'Beautiful Things' Is A String Of Little Apocalypses Almost every story in Simon Van Booy's bitter, tonic new collection is about the end of the world — or if not the world, then a world, whether it's a failing relationship or a dying family member.
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'Beautiful Things' Is A String Of Little Apocalypses

Every story in the slim new Simon Van Booy collection, The Sadness Of Beautiful Things, is about the end of the world.

In none of them does the world actually end. In none of them does it even come close. But that doesn't change the fact that these are stories of apocalypse. Even the quietest of them shakes the ground and darkens the sky.

They are stories of tiny cataclysms and small annihilations. Eight of them, mostly very short, one of them tickling the borders of being a novella (complete with 28 small chapters and an author's note that is mildly haunting in retrospect). "A Sacrifice" is about a house fire where the burning reveals a deep, personal secret. "The Green Blanket" is almost science fiction. Maybe magical realism. It's about an alternative explanation for aging, memory loss and melancholy, and a Chinese doctor who can cure it (change it, alter it) with magical glasses. "Playing With Dolls" is definitely sci-fi and centers on a question that has been asked a hundred times before, in a hundred other stories: If you had the chance to replace a dead child with a perfect robot version, would you?

But really, would you?

And okay, so what if your child wasn't actually entirely dead?

In "The Saddest Case of True Love" Van Booy uses the frame of an unexpected postcard to tell the story of a father dying — which is the end of one world, certainly. One small and distant and conflicted world, as the narrator relates the story of the man's daughter (who he met one night by chance on a trip to Italy) and her experience of the boundaries of love in an abusive, illicit relationship.

Nothing ends in "The Pigeon," I suppose — but I'd forgotten that odd little story about a boxer buying dinner for his would-be mugger was in the book at all until I checked the table of contents again. "The Hitchhiker" is about the end of youth, of innocence (maybe, if there ever really is such a thing) and of one special night when two lost people find each other at just the right moment.

These are melancholy stories. Bitter as tonic. Sometimes thin, always jagged, they're like swallowing barbed wire; they hurt you from the inside. But in their form — within their structure and limitations — Van Booy works an unusual trick of transubstantiation. In moments, in glances, in tiny flutterings of description ("There were rocks near the water's edge, like molars from the mouth of an old god.") he makes the world beautiful in its awfulness. He finds the expressions of sweetness or light in darkness, captures the precise weight of exhaustion in joy when it comes to those who have learned how rare and precious happiness can be. And how fleeting.

Quietude. That's what Van Booy understands. The spaces between words. The silence at the end of thoughts that sometimes take decades to form. How one night can last longer than any year or lifetime, and mean more, and be held more dearly.

"The world might not end, but they would. And that was the forever part. Not love. Love was just something tiny and bright with eternity on all sides."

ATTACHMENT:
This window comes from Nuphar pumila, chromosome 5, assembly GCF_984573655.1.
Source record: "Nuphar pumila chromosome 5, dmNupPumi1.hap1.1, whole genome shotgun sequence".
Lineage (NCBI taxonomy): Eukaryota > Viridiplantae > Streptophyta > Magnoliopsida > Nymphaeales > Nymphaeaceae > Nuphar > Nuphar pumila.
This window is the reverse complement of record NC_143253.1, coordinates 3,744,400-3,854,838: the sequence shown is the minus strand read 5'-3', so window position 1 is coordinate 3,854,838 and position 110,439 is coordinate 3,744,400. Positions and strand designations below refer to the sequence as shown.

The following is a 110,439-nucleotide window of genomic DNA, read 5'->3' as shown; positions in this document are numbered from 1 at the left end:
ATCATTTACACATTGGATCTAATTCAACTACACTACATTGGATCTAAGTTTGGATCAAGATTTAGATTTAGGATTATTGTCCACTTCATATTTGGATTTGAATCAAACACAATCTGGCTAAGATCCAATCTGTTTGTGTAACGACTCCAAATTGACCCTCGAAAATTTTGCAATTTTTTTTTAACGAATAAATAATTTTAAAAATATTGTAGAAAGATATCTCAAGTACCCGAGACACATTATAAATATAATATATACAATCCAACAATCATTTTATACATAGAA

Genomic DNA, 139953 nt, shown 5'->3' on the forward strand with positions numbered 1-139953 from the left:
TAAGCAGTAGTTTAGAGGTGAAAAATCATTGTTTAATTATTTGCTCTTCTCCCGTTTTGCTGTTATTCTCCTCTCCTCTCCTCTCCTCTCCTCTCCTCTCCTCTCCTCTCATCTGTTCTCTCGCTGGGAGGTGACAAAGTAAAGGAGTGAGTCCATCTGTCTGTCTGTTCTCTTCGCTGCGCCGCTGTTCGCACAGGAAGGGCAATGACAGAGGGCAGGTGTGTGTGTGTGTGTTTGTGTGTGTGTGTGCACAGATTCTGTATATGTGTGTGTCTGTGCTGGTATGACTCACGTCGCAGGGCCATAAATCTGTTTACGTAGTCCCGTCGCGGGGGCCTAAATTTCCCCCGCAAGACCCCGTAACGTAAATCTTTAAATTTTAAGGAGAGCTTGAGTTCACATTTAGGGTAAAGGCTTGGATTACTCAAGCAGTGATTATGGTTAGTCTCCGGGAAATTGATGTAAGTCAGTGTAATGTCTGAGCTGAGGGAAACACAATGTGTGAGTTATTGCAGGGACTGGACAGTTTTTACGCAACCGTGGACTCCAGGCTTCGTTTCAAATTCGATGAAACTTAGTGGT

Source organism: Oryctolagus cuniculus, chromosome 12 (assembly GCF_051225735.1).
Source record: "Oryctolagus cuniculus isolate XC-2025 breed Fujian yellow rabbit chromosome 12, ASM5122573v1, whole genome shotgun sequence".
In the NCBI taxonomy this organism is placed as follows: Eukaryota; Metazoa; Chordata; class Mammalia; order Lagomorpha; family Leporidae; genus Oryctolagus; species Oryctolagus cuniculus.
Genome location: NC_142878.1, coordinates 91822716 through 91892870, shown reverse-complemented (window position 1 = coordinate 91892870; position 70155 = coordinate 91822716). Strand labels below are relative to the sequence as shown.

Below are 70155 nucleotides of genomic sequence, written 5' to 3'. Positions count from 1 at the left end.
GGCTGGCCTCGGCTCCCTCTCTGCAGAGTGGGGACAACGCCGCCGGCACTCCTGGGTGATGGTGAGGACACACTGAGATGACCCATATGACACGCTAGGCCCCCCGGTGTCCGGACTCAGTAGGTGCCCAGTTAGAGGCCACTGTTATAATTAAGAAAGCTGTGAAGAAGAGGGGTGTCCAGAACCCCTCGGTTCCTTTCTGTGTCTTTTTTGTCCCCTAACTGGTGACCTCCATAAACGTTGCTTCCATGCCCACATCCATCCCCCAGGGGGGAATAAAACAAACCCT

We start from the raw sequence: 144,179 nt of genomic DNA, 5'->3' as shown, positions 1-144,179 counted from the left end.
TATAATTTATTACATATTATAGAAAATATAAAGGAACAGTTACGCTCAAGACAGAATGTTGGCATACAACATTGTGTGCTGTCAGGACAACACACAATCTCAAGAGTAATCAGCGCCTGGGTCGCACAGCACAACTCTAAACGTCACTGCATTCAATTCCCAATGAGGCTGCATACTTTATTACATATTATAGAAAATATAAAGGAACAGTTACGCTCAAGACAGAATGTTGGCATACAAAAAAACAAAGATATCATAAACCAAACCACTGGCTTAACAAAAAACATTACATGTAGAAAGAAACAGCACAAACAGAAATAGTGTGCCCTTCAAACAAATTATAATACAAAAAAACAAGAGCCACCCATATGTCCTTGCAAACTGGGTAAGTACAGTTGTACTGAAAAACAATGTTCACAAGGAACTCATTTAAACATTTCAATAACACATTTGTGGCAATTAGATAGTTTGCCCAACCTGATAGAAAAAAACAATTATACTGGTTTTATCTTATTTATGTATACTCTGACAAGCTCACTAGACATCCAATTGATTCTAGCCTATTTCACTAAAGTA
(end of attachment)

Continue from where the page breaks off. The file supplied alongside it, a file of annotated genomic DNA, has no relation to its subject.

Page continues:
That's from "Not Dying," Van Booy's longest, most developed, most unusual story. And the words are from Lenny, its only real character. A husband and a father, whose wife and daughter are asleep upstairs on a night when Lenny thinks the world (the actual world) might be coming to an actual end. That all of it might end in fire.

It is a story that is both claustrophobic and expansive — happening in a snowstorm, in a small, isolated cabin, but encompassing lifetimes, childhoods, memories, love and disappointment. Lenny's panic grows and it becomes an embrace, enfolding you as you read. His fear the same. His powerful love for his family, even as he considers worst cases, mercy, death.

No one has ever had a night like Lenny's night, except that, really, we all have. The one where you couldn't sleep. Where you knew something terrible was coming. When you considered doing the worst things imaginable. When the world — whatever your world was then — seemed to be crumbling around you.

Van Booy can give you back that night, sketched in short, sharp strokes, pitiless in its emotion but gorgeous in its evocation. "They were at the mercy of flesh and bone. Things he could not comprehend would never be greater than his daughter's hands, his wife's hair on the pillow at night like black rivers."

The end of "Not Dying" will gut you. It'll sneak up and catch you unaware if you're not careful. And while not every story in Van Booy's collection has the power of this one, each story has a piece of it. An acceptance of loss. An understanding of love. A memory of when everything was right and good, even for just a moment, even for just one night. Because what Van Booy seems to be saying (over and over again) is that that one moment, that one night, can be enough to carry you through the darkness. That maybe that's all any of us should expect.

I don't know if I agree. But I know I liked listening to Van Booy make his case.

Jason Sheehan knows stuff about food, video games, books and Starblazers. He is currently the restaurant critic at Philadelphia magazine, but when no one is looking, he spends his time writing books about giant robots and ray guns. Tales From the Radiation Age is his latest book.